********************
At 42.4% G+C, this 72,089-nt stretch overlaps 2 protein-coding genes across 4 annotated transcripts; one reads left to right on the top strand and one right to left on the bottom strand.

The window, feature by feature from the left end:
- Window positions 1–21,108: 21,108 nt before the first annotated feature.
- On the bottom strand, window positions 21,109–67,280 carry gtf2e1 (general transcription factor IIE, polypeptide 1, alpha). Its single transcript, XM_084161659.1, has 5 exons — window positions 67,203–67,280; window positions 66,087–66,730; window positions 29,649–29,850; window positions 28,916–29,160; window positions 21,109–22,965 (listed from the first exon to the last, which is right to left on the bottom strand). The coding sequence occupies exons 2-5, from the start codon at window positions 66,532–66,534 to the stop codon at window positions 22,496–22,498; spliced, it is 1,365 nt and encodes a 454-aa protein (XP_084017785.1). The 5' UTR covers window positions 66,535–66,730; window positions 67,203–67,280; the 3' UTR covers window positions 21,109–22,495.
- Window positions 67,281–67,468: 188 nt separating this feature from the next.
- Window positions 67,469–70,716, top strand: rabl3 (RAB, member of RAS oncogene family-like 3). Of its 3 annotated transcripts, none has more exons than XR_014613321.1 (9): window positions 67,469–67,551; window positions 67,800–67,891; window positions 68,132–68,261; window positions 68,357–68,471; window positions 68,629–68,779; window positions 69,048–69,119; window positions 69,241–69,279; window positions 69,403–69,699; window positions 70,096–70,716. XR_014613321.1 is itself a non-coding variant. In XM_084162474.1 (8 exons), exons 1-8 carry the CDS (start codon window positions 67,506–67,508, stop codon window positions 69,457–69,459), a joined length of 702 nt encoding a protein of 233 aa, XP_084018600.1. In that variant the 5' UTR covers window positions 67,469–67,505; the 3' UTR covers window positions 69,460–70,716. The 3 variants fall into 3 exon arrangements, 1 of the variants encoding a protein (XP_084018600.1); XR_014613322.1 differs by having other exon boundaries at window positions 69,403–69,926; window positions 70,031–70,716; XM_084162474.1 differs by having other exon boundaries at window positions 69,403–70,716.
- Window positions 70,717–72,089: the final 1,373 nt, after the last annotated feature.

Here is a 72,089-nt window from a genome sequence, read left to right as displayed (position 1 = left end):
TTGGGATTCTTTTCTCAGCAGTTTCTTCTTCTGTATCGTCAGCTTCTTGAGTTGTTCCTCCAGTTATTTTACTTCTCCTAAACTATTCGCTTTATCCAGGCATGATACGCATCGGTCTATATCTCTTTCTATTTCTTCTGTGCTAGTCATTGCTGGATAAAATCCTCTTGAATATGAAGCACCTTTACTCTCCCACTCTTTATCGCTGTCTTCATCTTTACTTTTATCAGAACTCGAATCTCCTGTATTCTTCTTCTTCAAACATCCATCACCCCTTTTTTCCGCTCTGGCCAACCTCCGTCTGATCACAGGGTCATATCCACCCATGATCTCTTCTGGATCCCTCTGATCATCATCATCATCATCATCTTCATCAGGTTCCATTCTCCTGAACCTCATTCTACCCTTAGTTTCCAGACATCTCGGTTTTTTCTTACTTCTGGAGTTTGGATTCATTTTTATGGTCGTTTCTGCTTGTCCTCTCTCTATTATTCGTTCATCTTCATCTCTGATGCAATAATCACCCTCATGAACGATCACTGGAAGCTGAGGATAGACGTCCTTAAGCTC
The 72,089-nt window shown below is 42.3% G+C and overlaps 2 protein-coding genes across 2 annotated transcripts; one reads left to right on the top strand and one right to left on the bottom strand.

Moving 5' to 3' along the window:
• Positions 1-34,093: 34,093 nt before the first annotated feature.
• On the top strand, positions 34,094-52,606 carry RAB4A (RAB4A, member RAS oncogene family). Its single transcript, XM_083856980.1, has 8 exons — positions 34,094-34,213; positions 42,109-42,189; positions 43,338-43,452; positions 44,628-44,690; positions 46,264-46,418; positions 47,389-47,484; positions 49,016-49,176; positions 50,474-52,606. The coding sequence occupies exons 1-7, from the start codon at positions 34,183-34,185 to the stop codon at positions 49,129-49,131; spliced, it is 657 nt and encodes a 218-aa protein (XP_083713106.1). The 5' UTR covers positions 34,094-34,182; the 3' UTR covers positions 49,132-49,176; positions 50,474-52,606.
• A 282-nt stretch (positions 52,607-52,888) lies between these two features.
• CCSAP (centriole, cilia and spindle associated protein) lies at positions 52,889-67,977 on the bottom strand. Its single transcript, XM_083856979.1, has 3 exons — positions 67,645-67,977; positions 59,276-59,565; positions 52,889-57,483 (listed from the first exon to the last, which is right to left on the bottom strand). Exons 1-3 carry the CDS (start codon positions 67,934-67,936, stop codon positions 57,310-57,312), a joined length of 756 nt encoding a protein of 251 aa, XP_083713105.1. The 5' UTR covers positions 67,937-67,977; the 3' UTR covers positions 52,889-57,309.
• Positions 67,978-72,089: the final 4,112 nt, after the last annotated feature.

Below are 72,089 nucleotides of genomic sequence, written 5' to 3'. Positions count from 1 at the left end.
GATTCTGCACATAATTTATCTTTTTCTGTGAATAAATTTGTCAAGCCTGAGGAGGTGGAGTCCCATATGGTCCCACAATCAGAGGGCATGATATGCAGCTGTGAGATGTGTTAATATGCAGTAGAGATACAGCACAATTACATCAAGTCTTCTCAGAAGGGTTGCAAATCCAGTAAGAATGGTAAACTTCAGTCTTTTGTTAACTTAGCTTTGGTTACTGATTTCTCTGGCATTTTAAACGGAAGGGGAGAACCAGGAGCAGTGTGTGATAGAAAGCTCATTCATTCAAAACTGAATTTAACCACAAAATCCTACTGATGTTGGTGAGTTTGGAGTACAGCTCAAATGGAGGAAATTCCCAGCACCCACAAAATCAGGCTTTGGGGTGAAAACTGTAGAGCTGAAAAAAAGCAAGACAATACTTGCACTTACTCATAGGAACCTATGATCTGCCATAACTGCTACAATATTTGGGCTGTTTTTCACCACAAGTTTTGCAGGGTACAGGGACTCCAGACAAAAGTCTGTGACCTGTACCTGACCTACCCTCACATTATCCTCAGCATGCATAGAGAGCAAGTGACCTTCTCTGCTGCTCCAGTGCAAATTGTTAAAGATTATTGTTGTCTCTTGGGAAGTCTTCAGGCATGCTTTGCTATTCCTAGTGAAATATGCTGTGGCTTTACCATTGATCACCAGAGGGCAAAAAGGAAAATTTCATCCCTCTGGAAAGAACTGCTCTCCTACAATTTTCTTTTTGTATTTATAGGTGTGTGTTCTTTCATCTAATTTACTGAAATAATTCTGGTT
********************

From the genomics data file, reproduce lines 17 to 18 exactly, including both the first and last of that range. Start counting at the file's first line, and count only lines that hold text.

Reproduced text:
Below are 72,089 nucleotides of genomic sequence, written 5' to 3'. Positions count from 1 at the left end.
GATTCTGCACATAATTTATCTTTTTCTGTGAATAAATTTGTCAAGCCTGAGGAGGTGGAGTCCCATATGGTCCCACAATCAGAGGGCATGATATGCAGCTGTGAGATGTGTTAATATGCAGTAGAGATACAGCACAATTACATCAAGTCTTCTCAGAAGGGTTGCAAATCCAGTAAGAATGGTAAACTTCAGTCTTTTGTTAACTTAGCTTTGGTTACTGATTTCTCTGGCATTTTAAACGGAAGGGGAGAACCAGGAGCAGTGTGTGATAGAAAGCTCATTCATTCAAAACTGAATTTAACCACAAAATCCTACTGATGTTGGTGAGTTTGGAGTACAGCTCAAATGGAGGAAATTCCCAGCACCCACAAAATCAGGCTTTGGGGTGAAAACTGTAGAGCTGAAAAAAAGCAAGACAATACTTGCACTTACTCATAGGAACCTATGATCTGCCATAACTGCTACAATATTTGGGCTGTTTTTCACCACAAGTTTTGCAGGGTACAGGGACTCCAGACAAAAGTCTGTGACCTGTACCTGACCTACCCTCACATTATCCTCAGCATGCATAGAGAGCAAGTGACCTTCTCTGCTGCTCCAGTGCAAATTGTTAAAGATTATTGTTGTCTCTTGGGAAGTCTTCAGGCATGCTTTGCTATTCCTAGTGAAATATGCTGTGGCTTTACCATTGATCACCAGAGGGCAAAAAGGAAAATTTCATCCCTCTGGAAAGAACTGCTCTCCTACAATTTTCTTTTTGTATTTATAGGTGTGTGTTCTTTCATCTAATTTACTGAAATAATTCTGGTT